The Difference Between “Is” and “Was”
Rachel Levitt chats with A Dance Way of Life’s Nicole Decsey on her new dance film, The Departed.
Nicole Decsey wanted me to keep it off the record that she has always been obsessed with the idea of dancing on train tracks, because she’s scared of getting in trouble with the authorities...I told her that if Jordan Matter can publish a full book of nude dancers in public places without any arrests or fines, she is definitely in the clear.
Her new dance film, The Departed, premieres at Our Stories – Flash Show this October, and we have all your behind-the-scenes questions answered here.
What is your piece about?
My piece is about…looking at the idea of life and death and really wondering what will happen after you're gone. Will anyone remember you? And I think that’s a big question that everyone wonders, even if you’re not at a bad point in your life, it’s just like: will anyone remember me? Will anyone mourn me? Will I still live on with other people?
And the poem is something I had written a long time ago, because I was thinking about that idea of “is” and “was”. It’s such a powerful transition. I’ve read it in books and heard it in films, people just start saying ‘was’. Or they’ll correct themselves, like if they’re talking about someone and they say ‘she’s great, she is’ and then ‘oh, she was.’
To me it’s such an interesting verbal shift of when you’re talking about someone, and it’s such a simple thing that talks about so much. I feel like it’s something we glance over a lot, the fact that we’re talking about someone now in the past tense. And I’ve always thought that it’s really powerful, that your whole life can be summed up in a simple shift of words. And, it’s kind of scary at the same time to think that.
But then there is that thing…you live on with those people. And I think we all wonder who will remember us? Who will we stay with? So I guess it is pretty dark, but it’s also kind of hopeful. Even though there is that darkness surrounding it, we’re all hopeful that we will stay with someone.
Tell us more about how you turned this poem you wrote into a dance film?
It started with the idea of train tracks. I’ve always just loved that image and I think it’s a beautiful image for life and death and journeys.
When I was doing the choreography, it was actually a lot of improvisation. And I knew kind of what I wanted, like I wanted to lie on the tracks and I wanted to walk on the rails and stuff like that. And so, the pacing with the poem actually came afterwards, it was that extra layer when I was doing the editing.
Parts when I found that it looked like I was really struggling with something in my improv and in my work, is when I really tried to tie it in with words of struggle and of ‘he was, he is’. I definitely reacted to the movement and I paced it so that it followed the movement. I also wanted it to feel like it stretched out throughout, because it’s a short poem, but I wanted it to flow throughout the piece and I wanted it to be done before that final walk along the tracks.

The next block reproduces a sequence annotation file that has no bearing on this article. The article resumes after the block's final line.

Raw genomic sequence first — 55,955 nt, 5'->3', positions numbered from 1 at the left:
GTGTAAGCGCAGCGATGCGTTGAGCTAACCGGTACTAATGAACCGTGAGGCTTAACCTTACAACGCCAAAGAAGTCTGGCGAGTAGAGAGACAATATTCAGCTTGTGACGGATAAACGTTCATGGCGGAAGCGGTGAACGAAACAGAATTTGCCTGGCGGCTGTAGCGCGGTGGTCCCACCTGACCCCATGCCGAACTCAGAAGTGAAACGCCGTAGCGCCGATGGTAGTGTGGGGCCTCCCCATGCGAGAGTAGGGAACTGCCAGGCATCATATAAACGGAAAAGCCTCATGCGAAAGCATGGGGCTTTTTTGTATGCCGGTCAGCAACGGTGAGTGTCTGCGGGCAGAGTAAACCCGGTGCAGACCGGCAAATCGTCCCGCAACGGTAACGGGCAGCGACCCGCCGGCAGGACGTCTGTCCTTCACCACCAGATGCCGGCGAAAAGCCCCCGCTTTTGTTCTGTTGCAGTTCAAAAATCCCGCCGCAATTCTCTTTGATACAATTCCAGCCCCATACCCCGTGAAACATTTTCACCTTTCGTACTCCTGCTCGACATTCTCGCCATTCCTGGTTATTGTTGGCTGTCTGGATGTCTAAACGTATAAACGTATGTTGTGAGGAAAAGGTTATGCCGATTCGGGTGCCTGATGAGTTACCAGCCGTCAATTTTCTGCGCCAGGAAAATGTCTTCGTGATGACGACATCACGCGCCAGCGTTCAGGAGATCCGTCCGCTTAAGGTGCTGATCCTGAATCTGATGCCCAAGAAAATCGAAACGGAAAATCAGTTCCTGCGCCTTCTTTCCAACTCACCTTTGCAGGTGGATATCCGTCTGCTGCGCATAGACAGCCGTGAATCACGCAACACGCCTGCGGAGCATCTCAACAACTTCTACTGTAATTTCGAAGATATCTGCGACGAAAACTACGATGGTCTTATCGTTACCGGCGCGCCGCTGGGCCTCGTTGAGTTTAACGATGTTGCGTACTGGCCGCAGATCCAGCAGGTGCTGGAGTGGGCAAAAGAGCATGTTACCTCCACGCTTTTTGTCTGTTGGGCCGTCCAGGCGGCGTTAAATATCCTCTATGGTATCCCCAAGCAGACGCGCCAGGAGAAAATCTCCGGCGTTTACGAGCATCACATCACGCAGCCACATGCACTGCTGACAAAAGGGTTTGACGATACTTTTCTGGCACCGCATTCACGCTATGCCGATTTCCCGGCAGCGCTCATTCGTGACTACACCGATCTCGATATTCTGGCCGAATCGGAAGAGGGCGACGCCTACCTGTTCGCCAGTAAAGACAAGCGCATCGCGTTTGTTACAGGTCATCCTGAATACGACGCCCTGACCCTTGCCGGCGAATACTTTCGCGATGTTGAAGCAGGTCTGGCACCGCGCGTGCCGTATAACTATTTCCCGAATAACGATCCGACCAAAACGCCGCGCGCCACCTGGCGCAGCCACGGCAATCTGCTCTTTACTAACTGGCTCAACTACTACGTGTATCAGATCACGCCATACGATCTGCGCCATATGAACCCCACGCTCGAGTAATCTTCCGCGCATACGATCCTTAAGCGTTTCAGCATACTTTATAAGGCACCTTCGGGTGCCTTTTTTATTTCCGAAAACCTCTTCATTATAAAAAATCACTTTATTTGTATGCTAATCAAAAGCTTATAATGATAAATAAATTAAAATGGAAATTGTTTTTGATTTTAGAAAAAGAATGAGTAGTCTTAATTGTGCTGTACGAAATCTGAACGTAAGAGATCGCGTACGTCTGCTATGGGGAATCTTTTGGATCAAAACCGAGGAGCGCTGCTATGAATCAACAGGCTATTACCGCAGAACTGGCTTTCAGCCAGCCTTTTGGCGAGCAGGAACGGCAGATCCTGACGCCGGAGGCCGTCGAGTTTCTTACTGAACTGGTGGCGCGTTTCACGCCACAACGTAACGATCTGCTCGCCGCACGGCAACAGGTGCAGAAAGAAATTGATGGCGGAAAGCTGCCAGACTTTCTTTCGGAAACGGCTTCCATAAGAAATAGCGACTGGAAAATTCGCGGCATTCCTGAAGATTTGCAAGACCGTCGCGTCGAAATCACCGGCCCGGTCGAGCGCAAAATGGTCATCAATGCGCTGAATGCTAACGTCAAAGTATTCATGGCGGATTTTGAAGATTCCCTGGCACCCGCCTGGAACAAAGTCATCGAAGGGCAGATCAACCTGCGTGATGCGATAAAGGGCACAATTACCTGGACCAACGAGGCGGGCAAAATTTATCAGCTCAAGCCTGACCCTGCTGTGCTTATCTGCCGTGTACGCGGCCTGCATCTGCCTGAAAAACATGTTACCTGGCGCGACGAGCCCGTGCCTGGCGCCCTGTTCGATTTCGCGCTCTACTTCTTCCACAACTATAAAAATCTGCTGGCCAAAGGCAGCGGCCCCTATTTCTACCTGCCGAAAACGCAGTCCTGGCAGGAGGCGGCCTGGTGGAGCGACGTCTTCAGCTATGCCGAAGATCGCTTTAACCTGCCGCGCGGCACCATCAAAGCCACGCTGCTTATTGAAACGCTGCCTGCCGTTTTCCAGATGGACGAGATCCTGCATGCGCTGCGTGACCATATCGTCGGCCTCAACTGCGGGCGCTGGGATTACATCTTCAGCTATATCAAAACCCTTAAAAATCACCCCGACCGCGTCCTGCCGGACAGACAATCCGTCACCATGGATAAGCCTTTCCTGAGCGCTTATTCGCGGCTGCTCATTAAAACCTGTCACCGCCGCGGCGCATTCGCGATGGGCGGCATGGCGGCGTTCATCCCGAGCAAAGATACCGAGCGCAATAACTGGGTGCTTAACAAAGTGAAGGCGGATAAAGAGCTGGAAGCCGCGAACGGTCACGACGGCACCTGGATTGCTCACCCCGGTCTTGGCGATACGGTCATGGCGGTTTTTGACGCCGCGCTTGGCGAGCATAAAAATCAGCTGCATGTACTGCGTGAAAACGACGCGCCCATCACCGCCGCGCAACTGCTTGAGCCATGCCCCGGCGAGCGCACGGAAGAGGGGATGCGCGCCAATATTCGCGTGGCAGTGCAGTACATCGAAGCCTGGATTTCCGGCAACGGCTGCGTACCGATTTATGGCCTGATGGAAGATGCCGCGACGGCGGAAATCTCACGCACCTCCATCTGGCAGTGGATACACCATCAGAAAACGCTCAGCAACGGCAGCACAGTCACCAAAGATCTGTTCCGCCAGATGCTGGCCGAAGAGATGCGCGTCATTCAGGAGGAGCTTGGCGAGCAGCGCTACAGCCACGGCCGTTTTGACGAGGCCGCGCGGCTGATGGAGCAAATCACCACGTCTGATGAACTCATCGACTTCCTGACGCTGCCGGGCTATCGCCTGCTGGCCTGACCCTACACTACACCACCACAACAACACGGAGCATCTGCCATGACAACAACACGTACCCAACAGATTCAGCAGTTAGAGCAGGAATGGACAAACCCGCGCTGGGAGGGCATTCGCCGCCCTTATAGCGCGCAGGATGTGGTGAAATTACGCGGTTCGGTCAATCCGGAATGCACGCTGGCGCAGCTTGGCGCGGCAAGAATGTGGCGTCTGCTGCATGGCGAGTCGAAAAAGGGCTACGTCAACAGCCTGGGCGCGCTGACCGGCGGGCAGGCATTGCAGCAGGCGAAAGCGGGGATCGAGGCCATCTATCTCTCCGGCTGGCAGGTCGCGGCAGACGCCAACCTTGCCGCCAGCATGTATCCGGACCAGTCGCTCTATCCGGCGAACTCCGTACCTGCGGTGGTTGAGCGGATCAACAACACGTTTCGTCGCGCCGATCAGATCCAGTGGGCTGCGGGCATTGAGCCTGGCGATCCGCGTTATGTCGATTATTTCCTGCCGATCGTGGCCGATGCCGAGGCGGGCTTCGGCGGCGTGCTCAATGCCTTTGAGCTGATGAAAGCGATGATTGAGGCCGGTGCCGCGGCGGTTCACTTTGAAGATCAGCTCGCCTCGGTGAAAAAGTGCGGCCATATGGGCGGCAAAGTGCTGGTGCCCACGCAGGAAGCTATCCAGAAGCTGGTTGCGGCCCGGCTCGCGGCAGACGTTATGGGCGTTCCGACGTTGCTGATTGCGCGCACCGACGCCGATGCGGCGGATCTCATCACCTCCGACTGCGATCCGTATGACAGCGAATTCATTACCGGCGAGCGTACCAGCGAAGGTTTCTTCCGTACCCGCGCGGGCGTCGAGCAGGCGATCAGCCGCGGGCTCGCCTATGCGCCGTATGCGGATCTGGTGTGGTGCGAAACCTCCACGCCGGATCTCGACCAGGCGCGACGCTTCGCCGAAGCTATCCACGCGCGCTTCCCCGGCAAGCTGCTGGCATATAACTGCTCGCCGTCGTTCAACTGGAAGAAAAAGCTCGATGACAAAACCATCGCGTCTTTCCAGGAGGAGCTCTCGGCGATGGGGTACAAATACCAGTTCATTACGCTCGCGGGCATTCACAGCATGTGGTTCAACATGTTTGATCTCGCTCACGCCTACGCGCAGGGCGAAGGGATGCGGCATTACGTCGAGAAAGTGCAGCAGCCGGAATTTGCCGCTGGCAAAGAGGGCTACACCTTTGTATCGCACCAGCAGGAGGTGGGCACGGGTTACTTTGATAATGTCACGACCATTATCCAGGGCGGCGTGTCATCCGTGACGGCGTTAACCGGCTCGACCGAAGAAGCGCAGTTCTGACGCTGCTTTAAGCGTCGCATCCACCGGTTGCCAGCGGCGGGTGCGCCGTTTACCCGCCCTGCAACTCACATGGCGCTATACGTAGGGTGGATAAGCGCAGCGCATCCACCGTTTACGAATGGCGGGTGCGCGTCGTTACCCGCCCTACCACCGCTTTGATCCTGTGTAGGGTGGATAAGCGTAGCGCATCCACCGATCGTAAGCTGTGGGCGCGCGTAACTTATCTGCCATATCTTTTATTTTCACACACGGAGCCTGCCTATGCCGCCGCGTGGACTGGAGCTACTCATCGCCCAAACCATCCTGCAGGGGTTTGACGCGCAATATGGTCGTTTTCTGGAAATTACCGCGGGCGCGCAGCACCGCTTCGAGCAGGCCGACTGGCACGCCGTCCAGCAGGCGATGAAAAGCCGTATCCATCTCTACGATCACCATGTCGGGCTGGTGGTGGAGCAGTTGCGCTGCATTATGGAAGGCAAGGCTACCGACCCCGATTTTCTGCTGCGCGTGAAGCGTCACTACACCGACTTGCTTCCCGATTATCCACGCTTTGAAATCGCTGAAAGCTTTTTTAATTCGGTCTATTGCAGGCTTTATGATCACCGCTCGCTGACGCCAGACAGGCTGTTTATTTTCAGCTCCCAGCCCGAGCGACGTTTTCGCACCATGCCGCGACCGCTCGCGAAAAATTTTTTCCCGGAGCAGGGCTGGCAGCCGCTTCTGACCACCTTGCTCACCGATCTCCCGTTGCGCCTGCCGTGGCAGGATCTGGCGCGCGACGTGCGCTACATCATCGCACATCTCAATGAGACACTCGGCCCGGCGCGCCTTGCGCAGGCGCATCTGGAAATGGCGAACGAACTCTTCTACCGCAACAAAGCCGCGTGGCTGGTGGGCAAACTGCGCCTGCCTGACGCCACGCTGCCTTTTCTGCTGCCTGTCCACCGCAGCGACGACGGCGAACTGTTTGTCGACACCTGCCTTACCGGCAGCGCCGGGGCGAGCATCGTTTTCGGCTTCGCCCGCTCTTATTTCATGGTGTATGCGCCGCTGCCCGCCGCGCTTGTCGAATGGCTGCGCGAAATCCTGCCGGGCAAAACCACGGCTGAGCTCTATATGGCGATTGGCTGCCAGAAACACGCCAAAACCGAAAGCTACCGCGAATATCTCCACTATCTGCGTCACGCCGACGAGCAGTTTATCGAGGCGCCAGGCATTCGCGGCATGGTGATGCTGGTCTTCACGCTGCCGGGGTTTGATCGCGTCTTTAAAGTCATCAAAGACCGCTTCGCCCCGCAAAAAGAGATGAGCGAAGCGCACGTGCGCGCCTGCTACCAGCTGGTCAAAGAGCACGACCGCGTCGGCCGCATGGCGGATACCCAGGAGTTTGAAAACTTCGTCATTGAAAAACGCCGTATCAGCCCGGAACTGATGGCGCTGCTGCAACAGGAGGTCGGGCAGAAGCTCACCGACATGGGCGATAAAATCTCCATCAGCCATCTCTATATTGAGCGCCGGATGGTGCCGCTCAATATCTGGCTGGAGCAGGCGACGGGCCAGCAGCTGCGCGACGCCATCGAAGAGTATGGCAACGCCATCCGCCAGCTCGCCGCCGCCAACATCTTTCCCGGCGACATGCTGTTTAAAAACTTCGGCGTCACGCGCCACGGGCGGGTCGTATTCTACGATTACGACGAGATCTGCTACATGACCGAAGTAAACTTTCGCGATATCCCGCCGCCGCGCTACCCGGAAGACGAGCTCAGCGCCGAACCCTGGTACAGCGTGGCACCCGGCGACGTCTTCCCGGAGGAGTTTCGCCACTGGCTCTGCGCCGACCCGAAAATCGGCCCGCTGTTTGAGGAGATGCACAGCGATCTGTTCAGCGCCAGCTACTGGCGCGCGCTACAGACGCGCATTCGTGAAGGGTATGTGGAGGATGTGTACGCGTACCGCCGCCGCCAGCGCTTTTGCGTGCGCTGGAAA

That simple image of walking down the tracks was really important to me. And I wanted it to end – I really like cliff hangers – I wanted that cliff hanger of who knows? Like it’s up to you how it ends.
And so, I wanted that final image of walking away and I wanted the poem to be kind of on a cliff hanger so I actually took out a little bit of what I had written at the end of the poem, and I just left it with the ‘was’. I was like, that’s the cliff hanger I wanted for this piece, so I abbreviated the poem slightly to fit with my idea.
How did you film on a train track and not get hit by a train?
We did it on a Sunday where I pretty much knew there wasn’t trains coming through at that time. And we also wanted to get it done fast, so we did it probably within an hour. Even without thinking about train tracks I was like, I want to get in before I lose the natural light! So we did it fast.
You referred to you dancing as ‘her’, so do you see this image as yourself or a character?
I guess I do see it as a her. When I was doing it, I was very invested in all of the ideas that I was playing with, but when I look at it specifically…like there’s a section where it’s just my torso – and that was an accident, that was a complete accident. The sun was blocking my camera person and she had no idea she wasn’t getting my face. But I think it’s a really beautiful image of this person who doesn’t know if she has anyone there for her or doesn’t know if someone’s going to remember her after she’s gone, and the torso is very detaching. It detaches you from the character completely, because you don’t see a face.
I was very invested when I did it, but looking at it and editing it, I was seeing it as a her. Do we remember her? Does she have anyone? How are we detached from her? Which is where that torso and the black and white came in. Is that a flashback? Is that saying that she’s not there anymore?
And I have my own ideas, but I love the idea that anyone can interpret that how they want. And with the detachment of the torso, maybe it’s you watching it, or maybe it’s a friend of yours, or maybe it’s some ethereal character that is embodying this idea of this transition and this journey.
The Departed premieres at Our Stories – Flash Show, free to watch 12am Oct 3 to 12am Oct 5 via a YouTube playlist. Link will be available on Dance : Corps' Instagram and website, or you can get it straight to your inbox by emailing firstname.lastname@example.org
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